The Hunger Games By Suzanne Collins Summary and Analysis Part 1: Chapter 2

Summary

Katniss volunteers to take her sister's place as tribute, thinking about how the odds had been in Prim's favor, that her name was one in a thousand and never should have been drawn in the first place. Prim protests, but Gale carries her off. Effie Trinket tries to make Katniss' volunteering sound exciting, asking the audience for applause, but the audience, to its credit, remains silent. Their silence sends a message of dissent to the Capitol and the ways of the Hunger Games. As a tribute to Katniss, the audience members hold their three middle fingers of their left hand to their lips and then hold them out to Katniss, a District 12 gesture that shows admiration, thanks, and goodbye to someone they love. Katniss comes close to crying, something she knows she mustn't do because it would indicate weakness to the other tributes and make her look vulnerable; thankfully, Haymitch distracts the crowd and the cameras by stumbling off stage.

Peeta Mellark is chosen as District 12's boy tribute, which makes Katniss feel as if the odds truly are against her. She is not friends with Peeta, but she recalls how they first met. It was years ago when Katniss was 11 and her father had recently died. Her mother was in such a deep depression that she couldn't work or provide for Katniss or Prim, and the three of them nearly starved. On an cold, rainy afternoon, Katniss did anything she could to get money or food. She gave up trying to sell Prim's baby clothes after dropping them in a mud puddle. She considers stealing, but in District 12, such an offense is punishable by death. She checks trash bins and is at the baker's when the baker's wife, Peeta's mother, shouts at her and runs her off. That's when she sees Peeta watching her. Katniss collapses and decides she is ready to die right there when she hears a commotion from inside the bakery, the baker's wife shouting at Peeta to give the bread to the hogs, calling him a "stupid creature." When Peeta's mother isn't looking, he tosses the bread to Katniss, who notices a red welt on his cheek where his mother has hit him. The bread looks as if it's been dropped in the fire, its crust burned black, but this bread saves Katniss and her family and renews her hope for survival.

The next day, she thinks that maybe Peeta burned the bread on purpose so that she could have it, but can't imagine why he would do that since they are strangers and he is a town boy and she's from the Seam. One day, though, she notices him staring at her from across the school yard, and she averts her eyes, embarrassed, focusing on a dandelion, which causes her to remember a lesson her father taught her in the woods about using dandelions as a food source. The bread, the dandelion, and Peeta are all connected. They all contribute to her survival, which makes her feel that she owes Peeta something, and she hates feeling like she owes anyone anything, particularly when she's expected to kill that person.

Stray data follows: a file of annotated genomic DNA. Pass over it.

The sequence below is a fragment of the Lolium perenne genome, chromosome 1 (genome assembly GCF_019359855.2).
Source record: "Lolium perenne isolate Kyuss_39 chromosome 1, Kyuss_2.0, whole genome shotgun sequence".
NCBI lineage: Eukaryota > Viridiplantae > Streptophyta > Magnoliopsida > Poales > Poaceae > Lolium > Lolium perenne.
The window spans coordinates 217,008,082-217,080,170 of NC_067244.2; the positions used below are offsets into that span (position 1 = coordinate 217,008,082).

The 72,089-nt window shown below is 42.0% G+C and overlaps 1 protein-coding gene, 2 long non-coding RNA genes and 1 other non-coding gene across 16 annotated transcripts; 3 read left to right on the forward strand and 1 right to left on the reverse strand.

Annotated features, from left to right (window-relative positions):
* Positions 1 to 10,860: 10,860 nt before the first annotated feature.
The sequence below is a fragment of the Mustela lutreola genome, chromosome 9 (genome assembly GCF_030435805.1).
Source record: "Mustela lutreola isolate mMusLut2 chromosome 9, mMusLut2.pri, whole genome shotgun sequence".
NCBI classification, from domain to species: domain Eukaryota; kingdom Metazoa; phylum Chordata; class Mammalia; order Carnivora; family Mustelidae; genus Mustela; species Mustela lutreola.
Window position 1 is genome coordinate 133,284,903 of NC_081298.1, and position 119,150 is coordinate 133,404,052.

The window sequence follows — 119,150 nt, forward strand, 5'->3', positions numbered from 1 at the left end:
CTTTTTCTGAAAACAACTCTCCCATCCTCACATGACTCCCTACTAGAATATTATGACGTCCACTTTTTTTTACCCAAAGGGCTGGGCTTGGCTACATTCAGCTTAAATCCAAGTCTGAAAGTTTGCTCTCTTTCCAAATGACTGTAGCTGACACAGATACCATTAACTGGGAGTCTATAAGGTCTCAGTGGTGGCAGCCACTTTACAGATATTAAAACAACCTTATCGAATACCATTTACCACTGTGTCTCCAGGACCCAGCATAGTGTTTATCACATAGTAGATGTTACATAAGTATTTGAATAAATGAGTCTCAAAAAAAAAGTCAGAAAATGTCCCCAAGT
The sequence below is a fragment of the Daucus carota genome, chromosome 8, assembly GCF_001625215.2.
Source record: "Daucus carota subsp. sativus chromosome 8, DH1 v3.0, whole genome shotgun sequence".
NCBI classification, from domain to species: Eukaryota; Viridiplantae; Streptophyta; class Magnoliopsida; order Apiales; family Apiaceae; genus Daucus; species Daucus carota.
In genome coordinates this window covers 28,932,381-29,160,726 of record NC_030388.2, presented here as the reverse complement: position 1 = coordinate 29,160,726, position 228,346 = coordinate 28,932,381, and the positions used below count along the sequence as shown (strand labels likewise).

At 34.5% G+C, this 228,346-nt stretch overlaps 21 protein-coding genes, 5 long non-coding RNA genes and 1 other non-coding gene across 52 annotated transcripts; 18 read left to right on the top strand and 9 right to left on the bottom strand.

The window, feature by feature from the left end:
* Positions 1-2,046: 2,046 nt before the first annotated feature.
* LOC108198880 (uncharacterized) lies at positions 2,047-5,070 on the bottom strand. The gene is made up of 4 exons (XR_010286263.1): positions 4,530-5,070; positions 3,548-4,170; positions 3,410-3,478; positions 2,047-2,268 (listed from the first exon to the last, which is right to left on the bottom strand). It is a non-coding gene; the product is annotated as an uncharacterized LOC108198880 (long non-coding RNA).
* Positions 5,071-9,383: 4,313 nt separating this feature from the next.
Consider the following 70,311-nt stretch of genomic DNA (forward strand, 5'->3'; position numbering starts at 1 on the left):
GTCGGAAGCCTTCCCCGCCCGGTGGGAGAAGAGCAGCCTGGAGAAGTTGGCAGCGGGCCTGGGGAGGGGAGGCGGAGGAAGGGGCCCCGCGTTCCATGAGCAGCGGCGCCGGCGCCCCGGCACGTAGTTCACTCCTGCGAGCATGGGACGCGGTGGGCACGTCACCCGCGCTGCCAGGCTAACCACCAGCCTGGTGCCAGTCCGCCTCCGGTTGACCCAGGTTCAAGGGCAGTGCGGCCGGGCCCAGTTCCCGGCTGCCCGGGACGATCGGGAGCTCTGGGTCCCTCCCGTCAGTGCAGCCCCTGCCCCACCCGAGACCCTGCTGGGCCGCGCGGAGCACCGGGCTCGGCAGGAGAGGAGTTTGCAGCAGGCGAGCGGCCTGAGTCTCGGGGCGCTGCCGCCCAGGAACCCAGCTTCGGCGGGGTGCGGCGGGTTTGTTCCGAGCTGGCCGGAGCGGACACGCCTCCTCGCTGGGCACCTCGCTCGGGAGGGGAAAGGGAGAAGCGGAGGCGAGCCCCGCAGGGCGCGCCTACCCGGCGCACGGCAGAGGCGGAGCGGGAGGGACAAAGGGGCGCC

Analysis

This chapter provides greater insight into Katniss' character. Her love for Prim is so strong that she is willing to sacrifice herself for her sister, something that not many others in the district would do for their family members. Through flashback, Katniss reveals how she grew up as a survivor after her father's death and her mother's descent into depression. Not only does this flashback illustrate Katniss' strength and will to survive, but it also highlights more of the injustices imposed upon the different districts by the people in the Capitol. In District 12, many people are without food and are left to die of starvation, which officials usually label as death by flu, exhaustion, or pneumonia. Katniss says, though, that the people of District 12 are able to see through this disguise, furthering the theme of masks and deception. The people of the districts must mask their dissent, as well. By maintaining silence when Effie Trinket asks them to applaud and by saluting Katniss, they are doing all that they safely can to protest the Capitol's dictatorship. Katniss wonders, too, if Haymitch's drunken shouts about people not having enough spunk are directed at the District 12 audience or if he's directly taunting the Capitol officials.

This chapter also sets up a recurring theme of Katniss questioning Peeta's motivations. Years after he gives her the bread, she still isn't convinced that he would have dropped the bread in the fire on purpose. She doesn't know why he would want to help her, someone who is essentially a stranger to him, and even questions his handshake at the end of the chapter. She wonders if maybe he meant to give her hand a reassuring squeeze or if his hand simply had a spasm. Katniss' doubts about Peeta's character and her indebtedness to him establish a tension that will continue throughout the story. Early on, it is clear that Peeta has played a role in helping Katniss survive. Now she has to decide whether she will repay him the debt that she owes or, instead, actually try to kill him in the Hunger Games. She hopes that someone else will do it for her, but she recalls again that the odds are not in her favor, foreshadowing troubles and decisions that are to come.

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